World Rugby updates transgender participation guidelines
World Rugby released its approved transgender participation guidelines for the sport this past week, and it has been met with mixed reactions throughout the globe.
World Rugby Chairman Sir Bill Beaumont said: “Rugby is a welcoming and inclusive sport and, while this has been a difficult decision to make, it has been taken following comprehensive consultation and engagement and for the right reasons, given the risk of injury. That said, we recognise that the science continues to evolve, and we are committed to regularly reviewing these guidelines, always seeking to be inclusive.”
World Rugby Transgender Policy 2020
World Rugby has made the transgender guidelines available online and said in a statement that they announced their policy “following a comprehensive, collaborative and transparent review of its existing guidance.”
In addition, the global governing body said “As with many other sports, the physiological differences between males and females necessitate dedicated men’s and women’s contact rugby categories for safety and performance reasons.
Given the best available evidence for the effects of testosterone reduction on these physical attributes for transgender women, it was concluded that safety and fairness cannot presently be assured for women competing against transwomen in contact rugby.”
A Working Group to investigate the topic was chaired by Dr. Araba Chintoh, a former member of Rugby Canada’s Board of Directors, who also played for Canada at the Women’s Rugby World Cup in 2002.
What does this mean for transgender rugby players?
The new guidelines do not recommend that transwomen play women’s contact rugby on safety grounds at the elite and international level of the game. All trans women will still be able to play non-contact rugby against women, however, it would be ok for transmen to play men’s contact rugby.
Rugby Unions will be able to exercise flexibility on a case-by-case basis at the community level of the game, for which the unions are responsible, said World Rugby.
In summary, World Rugby is suggesting:
- At the elite and international level, transwomen should not play women’s contact rugby.
- Transmen can play men’s contact rugby.
- Unions to decide at a grassroots level for allowing transgender players to play contact men’s and women’s rugby.
The BBC reports that the announcement by World Rugby been criticised by “LGBT charity Stonewall, while some women’s rights and gay rights campaigners have welcomed the decision.” Fair Play for Women thanked World Rugby “for not trading away women’s safety”.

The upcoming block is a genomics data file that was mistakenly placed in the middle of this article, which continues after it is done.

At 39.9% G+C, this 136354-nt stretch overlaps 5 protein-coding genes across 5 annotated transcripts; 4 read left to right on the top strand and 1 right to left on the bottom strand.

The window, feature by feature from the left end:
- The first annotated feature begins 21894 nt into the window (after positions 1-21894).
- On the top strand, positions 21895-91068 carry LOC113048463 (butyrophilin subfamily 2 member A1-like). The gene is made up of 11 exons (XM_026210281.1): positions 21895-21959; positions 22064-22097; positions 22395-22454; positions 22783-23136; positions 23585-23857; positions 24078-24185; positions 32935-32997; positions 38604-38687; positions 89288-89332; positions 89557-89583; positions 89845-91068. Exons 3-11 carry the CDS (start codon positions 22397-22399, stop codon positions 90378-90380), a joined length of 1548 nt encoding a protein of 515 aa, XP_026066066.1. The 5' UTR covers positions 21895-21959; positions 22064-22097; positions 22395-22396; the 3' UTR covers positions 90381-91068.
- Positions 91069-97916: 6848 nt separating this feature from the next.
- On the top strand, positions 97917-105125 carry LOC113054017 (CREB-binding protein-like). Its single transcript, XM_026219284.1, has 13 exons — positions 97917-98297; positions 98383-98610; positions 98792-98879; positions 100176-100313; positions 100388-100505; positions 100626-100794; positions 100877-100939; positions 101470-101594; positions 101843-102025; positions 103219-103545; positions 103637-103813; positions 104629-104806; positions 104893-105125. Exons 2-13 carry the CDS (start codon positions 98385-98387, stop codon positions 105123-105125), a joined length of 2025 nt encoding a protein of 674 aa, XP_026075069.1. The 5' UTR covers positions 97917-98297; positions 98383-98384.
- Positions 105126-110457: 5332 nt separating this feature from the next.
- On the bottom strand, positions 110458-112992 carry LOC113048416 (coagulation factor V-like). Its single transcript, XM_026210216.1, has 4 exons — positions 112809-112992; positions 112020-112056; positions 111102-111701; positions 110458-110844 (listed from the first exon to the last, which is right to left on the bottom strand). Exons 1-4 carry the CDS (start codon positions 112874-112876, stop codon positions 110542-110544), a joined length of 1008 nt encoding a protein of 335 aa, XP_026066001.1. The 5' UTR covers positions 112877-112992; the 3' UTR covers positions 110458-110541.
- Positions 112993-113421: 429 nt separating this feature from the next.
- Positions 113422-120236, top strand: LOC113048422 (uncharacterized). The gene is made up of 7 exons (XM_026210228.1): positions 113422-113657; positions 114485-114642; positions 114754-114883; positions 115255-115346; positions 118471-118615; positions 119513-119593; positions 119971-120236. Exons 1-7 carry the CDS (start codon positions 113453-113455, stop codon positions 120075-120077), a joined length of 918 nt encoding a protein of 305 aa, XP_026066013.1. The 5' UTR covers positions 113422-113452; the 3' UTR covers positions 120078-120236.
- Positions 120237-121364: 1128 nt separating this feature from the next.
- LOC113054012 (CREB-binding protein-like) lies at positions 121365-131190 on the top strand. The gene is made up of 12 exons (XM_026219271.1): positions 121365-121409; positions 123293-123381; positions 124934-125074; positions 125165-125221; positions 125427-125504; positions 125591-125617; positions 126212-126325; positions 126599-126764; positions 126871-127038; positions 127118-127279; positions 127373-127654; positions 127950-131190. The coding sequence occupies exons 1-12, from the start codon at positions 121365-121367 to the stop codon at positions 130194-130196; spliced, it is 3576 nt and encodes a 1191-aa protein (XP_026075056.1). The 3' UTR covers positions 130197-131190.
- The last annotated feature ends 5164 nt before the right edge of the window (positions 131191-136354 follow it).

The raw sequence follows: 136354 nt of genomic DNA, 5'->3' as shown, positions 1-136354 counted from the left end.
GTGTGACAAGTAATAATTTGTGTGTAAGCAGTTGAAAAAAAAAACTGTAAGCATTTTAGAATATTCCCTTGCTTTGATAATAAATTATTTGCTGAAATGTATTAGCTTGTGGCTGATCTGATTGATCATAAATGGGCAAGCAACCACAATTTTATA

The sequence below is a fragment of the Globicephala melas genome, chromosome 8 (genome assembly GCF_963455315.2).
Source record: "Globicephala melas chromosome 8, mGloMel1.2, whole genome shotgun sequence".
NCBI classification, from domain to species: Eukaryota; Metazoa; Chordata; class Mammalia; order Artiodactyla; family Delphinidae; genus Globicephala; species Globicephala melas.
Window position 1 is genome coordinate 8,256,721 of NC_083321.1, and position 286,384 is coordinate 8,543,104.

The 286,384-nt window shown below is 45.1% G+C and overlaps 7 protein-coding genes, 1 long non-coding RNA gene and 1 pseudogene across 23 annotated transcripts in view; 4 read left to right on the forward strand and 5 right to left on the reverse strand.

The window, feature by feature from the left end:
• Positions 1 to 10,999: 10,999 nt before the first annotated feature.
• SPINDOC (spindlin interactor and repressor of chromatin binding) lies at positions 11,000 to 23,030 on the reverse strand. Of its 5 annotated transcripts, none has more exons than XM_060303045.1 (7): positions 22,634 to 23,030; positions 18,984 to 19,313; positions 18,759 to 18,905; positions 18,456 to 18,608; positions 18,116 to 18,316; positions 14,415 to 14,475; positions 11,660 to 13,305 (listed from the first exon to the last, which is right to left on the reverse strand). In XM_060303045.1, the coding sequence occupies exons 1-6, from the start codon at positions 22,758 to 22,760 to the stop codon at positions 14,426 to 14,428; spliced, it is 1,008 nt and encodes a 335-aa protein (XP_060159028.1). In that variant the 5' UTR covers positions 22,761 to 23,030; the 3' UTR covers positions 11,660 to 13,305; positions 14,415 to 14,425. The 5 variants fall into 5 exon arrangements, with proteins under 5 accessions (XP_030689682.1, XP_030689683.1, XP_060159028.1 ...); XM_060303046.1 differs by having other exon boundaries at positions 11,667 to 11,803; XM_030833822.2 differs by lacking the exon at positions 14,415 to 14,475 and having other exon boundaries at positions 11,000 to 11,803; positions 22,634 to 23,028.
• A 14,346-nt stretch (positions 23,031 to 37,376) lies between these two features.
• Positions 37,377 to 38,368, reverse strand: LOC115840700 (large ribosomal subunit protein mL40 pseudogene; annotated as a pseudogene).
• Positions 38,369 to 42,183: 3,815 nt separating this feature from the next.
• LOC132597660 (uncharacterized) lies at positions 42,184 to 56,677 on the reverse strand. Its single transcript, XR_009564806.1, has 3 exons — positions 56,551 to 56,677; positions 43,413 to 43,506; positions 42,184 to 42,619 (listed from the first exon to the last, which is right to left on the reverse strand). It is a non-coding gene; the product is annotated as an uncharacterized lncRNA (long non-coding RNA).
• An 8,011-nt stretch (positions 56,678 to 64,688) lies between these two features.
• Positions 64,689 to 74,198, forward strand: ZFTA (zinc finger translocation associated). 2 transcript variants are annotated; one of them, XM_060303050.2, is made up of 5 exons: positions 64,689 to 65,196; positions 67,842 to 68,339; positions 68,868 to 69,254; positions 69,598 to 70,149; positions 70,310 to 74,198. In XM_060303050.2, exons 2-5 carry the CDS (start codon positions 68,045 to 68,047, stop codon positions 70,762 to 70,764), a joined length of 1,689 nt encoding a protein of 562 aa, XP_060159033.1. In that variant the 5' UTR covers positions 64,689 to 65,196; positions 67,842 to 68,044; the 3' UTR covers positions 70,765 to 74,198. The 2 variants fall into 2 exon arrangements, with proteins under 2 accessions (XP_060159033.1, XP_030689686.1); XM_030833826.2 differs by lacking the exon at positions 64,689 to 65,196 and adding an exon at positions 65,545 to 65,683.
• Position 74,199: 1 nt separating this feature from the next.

World Rugby claims that “size, strength, power and speed are crucial for both risk and performance, but do not preclude national unions from flexibility in their application of the guidelines at the domestic/community level of the game. Transmen are permitted to participate in men’s contact rugby.”
World Rugby has also said it would continue to review this and make “funding and support available for more rugby-specific transgender research to further inform injury risk.”
USA Rugby and Rugby Canada has already objected to any banning of transgender players before World Rugby announced the latest policy on October 9th 2020.
Laws on transgender rights in Asia
In a report on transgender rights by the IGLA World, the Trans Legal Mapping Report suggests” 96 countries have processes to allow trans people to change gender legally. But crucially, only 25 are described as not having prohibitive requirements.”
In addition, the report says thirteen countries live “under specific laws that criminalise them, punishing them with prison, corporal punishment and, where anti-gay laws are also used against trans people, even death.”
In Asia Rugby represented countries, these laws of criminalisation against transgender people apply in:
- United Arab Emirates (UAE)
There has been no response from Asia Rugby on the rulings from World Rugby, and the current Asia Rugby President and other senior members are from or based in the UAE, it will be interesting to see how they respond.
World Rugby Stories
- Read our interview with Ada Milby and gender equality.
- World Rugby International Calendar.
- Rugby World Cup 2021.
- World Rugby Awards 2020.